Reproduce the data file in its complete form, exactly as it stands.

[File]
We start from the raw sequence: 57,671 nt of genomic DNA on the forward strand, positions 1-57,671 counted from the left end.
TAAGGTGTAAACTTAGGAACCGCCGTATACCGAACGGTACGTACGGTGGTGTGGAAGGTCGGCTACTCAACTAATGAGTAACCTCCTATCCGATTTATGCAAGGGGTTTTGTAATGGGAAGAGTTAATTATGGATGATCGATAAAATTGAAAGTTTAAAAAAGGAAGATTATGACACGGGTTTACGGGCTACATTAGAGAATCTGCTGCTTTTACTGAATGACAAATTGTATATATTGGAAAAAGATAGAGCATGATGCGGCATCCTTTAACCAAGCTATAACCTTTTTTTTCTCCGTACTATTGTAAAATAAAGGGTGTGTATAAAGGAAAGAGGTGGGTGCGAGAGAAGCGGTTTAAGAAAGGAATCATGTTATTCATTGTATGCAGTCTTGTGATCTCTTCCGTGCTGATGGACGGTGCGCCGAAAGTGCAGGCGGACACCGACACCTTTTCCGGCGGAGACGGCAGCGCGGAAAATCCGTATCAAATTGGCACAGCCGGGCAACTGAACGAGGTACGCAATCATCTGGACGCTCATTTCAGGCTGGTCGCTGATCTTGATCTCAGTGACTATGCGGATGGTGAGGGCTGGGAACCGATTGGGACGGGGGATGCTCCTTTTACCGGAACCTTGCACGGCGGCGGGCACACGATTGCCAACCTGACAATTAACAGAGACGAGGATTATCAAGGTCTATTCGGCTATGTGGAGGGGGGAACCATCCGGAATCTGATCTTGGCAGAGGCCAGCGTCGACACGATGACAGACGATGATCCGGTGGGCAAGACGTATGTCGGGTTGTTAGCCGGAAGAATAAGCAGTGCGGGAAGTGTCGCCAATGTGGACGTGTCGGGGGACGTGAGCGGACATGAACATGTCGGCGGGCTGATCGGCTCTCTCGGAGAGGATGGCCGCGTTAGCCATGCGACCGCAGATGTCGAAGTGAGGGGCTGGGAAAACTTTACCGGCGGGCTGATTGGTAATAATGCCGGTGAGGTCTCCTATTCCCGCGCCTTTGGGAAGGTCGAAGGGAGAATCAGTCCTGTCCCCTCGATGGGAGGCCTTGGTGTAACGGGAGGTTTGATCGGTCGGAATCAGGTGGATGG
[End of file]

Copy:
We start from the raw sequence: 57,671 nt of genomic DNA on the forward strand, positions 1-57,671 counted from the left end.
TAAGGTGTAAACTTAGGAACCGCCGTATACCGAACGGTACGTACGGTGGTGTGGAAGGTCGGCTACTCAACTAATGAGTAACCTCCTATCCGATTTATGCAAGGGGTTTTGTAATGGGAAGAGTTAATTATGGATGATCGATAAAATTGAAAGTTTAAAAAAGGAAGATTATGACACGGGTTTACGGGCTACATTAGAGAATCTGCTGCTTTTACTGAATGACAAATTGTATATATTGGAAAAAGATAGAGCATGATGCGGCATCCTTTAACCAAGCTATAACCTTTTTTTTCTCCGTACTATTGTAAAATAAAGGGTGTGTATAAAGGAAAGAGGTGGGTGCGAGAGAAGCGGTTTAAGAAAGGAATCATGTTATTCATTGTATGCAGTCTTGTGATCTCTTCCGTGCTGATGGACGGTGCGCCGAAAGTGCAGGCGGACACCGACACCTTTTCCGGCGGAGACGGCAGCGCGGAAAATCCGTATCAAATTGGCACAGCCGGGCAACTGAACGAGGTACGCAATCATCTGGACGCTCATTTCAGGCTGGTCGCTGATCTTGATCTCAGTGACTATGCGGATGGTGAGGGCTGGGAACCGATTGGGACGGGGGATGCTCCTTTTACCGGAACCTTGCACGGCGGCGGGCACACGATTGCCAACCTGACAATTAACAGAGACGAGGATTATCAAGGTCTATTCGGCTATGTGGAGGGGGGAACCATCCGGAATCTGATCTTGGCAGAGGCCAGCGTCGACACGATGACAGACGATGATCCGGTGGGCAAGACGTATGTCGGGTTGTTAGCCGGAAGAATAAGCAGTGCGGGAAGTGTCGCCAATGTGGACGTGTCGGGGGACGTGAGCGGACATGAACATGTCGGCGGGCTGATCGGCTCTCTCGGAGAGGATGGCCGCGTTAGCCATGCGACCGCAGATGTCGAAGTGAGGGGCTGGGAAAACTTTACCGGCGGGCTGATTGGTAATAATGCCGGTGAGGTCTCCTATTCCCGCGCCTTTGGGAAGGTCGAAGGGAGAATCAGTCCTGTCCCCTCGATGGGAGGCCTTGGTGTAACGGGAGGTTTGATCGGTCGGAATCAGGTGGATGG